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J Trauma Stress. 2017 Jun;30(3):209-218. doi: 10.1002/jts.22186. Epub 2017 Jun 6.

Comparing Trauma Exposure, Mental Health Needs, and Service Utilization Across Clinical Samples of Refugee, Immigrant, and U.S.-Origin Children.

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Department of Global Health and Population, Harvard T.H. Chan School of Public Health, Boston, Massachusetts, USA.
François-Xavier Bagnoud Center for Health and Human Rights, Harvard University, Boston, Massachusetts, USA.
School of Psychology and Speech Pathology, Curtin University, Perth, Australia.
School of Education and Human Development, University of Miami, Coral Gables, Florida, USA.
Kazan (Volga Region) Federal University, Kazan, Russia.
UCLA/Duke University National Center for Child Traumatic Stress, Department of Psychiatry and Behavioral Sciences, Duke University Medical Center, Durham, North Carolina, USA.
Boston Children's Hospital, Harvard Medical School, Boston, Massachusetts, USA.
UCLA/Duke University National Center for Child Traumatic Stress, Department of Psychiatry and Biobehavioral Sciences, University of California, Los Angeles, California, USA.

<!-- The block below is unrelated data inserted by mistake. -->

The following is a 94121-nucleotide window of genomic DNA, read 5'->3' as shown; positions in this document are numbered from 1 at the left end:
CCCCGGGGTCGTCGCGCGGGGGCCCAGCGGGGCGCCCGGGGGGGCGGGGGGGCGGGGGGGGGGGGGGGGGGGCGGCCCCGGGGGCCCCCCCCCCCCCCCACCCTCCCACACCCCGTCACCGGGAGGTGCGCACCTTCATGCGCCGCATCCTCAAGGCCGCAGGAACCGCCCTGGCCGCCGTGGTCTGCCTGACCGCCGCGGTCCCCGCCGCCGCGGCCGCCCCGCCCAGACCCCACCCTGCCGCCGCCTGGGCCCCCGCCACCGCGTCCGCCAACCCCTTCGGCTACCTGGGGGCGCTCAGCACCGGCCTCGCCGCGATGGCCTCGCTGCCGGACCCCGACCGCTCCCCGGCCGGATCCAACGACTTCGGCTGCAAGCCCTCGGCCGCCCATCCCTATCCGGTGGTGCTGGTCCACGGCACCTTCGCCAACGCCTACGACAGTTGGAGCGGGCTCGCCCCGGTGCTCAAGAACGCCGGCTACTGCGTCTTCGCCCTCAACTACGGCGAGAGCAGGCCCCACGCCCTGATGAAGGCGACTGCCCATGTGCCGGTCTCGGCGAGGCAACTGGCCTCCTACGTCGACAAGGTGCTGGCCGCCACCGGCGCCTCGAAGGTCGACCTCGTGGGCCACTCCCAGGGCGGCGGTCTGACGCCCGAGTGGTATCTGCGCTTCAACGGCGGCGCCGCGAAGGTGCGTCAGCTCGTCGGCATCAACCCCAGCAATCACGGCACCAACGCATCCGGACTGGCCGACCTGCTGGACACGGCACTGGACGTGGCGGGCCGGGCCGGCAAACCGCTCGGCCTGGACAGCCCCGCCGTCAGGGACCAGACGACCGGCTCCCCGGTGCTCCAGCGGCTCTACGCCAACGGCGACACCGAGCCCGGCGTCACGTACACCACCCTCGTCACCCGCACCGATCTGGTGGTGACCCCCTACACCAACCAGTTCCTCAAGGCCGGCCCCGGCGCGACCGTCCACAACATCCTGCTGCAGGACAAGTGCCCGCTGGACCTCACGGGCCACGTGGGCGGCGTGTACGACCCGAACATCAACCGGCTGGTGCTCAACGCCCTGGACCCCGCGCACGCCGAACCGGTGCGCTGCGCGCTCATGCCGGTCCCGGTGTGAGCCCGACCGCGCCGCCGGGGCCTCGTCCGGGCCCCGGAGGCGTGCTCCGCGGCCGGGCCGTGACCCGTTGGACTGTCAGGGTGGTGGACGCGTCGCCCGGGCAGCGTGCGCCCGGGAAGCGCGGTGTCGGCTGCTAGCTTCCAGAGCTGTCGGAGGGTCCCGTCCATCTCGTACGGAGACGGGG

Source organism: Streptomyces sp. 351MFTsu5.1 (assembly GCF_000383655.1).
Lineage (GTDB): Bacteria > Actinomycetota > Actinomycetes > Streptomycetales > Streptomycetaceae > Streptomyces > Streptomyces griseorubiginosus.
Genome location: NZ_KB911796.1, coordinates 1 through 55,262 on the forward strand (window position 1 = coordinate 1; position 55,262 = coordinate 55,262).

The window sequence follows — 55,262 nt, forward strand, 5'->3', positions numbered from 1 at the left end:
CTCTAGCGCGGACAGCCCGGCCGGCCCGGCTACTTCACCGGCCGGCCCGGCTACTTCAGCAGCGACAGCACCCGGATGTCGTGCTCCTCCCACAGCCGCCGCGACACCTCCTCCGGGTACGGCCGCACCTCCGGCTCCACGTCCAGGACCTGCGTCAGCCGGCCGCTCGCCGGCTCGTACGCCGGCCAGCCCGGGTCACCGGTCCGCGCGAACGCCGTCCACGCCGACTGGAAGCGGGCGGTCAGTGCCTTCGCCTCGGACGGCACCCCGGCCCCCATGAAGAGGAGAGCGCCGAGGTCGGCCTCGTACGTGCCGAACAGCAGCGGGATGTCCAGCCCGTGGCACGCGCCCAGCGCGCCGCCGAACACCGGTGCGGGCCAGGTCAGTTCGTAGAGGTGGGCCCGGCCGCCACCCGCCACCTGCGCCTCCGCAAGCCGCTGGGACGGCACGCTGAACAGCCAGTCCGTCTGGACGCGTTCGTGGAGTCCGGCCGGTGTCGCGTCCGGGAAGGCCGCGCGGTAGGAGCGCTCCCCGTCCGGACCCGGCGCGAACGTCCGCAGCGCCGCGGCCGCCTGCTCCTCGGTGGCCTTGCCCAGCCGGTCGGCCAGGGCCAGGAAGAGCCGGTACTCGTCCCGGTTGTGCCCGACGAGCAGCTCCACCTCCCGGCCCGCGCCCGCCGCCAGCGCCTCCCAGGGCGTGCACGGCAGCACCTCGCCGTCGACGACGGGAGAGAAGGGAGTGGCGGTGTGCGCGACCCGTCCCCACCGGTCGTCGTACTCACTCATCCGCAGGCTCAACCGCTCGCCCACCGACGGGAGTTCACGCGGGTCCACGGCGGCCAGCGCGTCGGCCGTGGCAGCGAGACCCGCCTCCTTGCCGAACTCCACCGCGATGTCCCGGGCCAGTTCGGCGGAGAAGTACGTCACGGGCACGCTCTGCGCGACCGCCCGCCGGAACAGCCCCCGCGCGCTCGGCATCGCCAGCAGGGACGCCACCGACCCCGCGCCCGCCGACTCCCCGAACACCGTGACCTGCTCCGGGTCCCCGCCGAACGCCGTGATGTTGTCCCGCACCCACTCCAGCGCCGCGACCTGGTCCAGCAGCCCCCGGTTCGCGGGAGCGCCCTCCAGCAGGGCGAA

Most mental health services for trauma-exposed children and adolescents were not originally developed for refugees. Information is needed to help clinicians design services to address the consequences of trauma in refugee populations. We compared trauma exposure, psychological distress, and mental health service utilization among children and adolescents of refugee-origin, immigrant-origin, and U.S.-origin referred for assessment and treatment by U.S. providers in the National Child Traumatic Stress Network (NCTSN). We used propensity score matching to compare trauma profiles, mental health needs, and service use across three groups. Our sample comprised refugee-origin youth (n = 60, 48.3% female, mean age = 13.07 years) and propensity-matched samples of immigrant-origin youth (n = 143, 60.8% female, mean age = 13.26 years), and U.S.-origin youth (n = 140, 56.1% female, mean age = 12.11 years). On average, there were significantly more types of trauma exposure among refugee youth than either U.S.-origin youth (p < .001) or immigrant youth (p ≤ .001). Compared with U.S.-origin youth, refugee youth had higher rates of community violence exposure, dissociative symptoms, traumatic grief, somatization, and phobic disorder.  In contrast, the refugee group had comparably lower rates of substance abuse and oppositional defiant disorder (ps ranging from .030 to < .001).This clinic-referred sample of refugee-origin youth presented with distinct patterns of trauma exposure, distress symptoms, and service needs that merit consideration in services planning.

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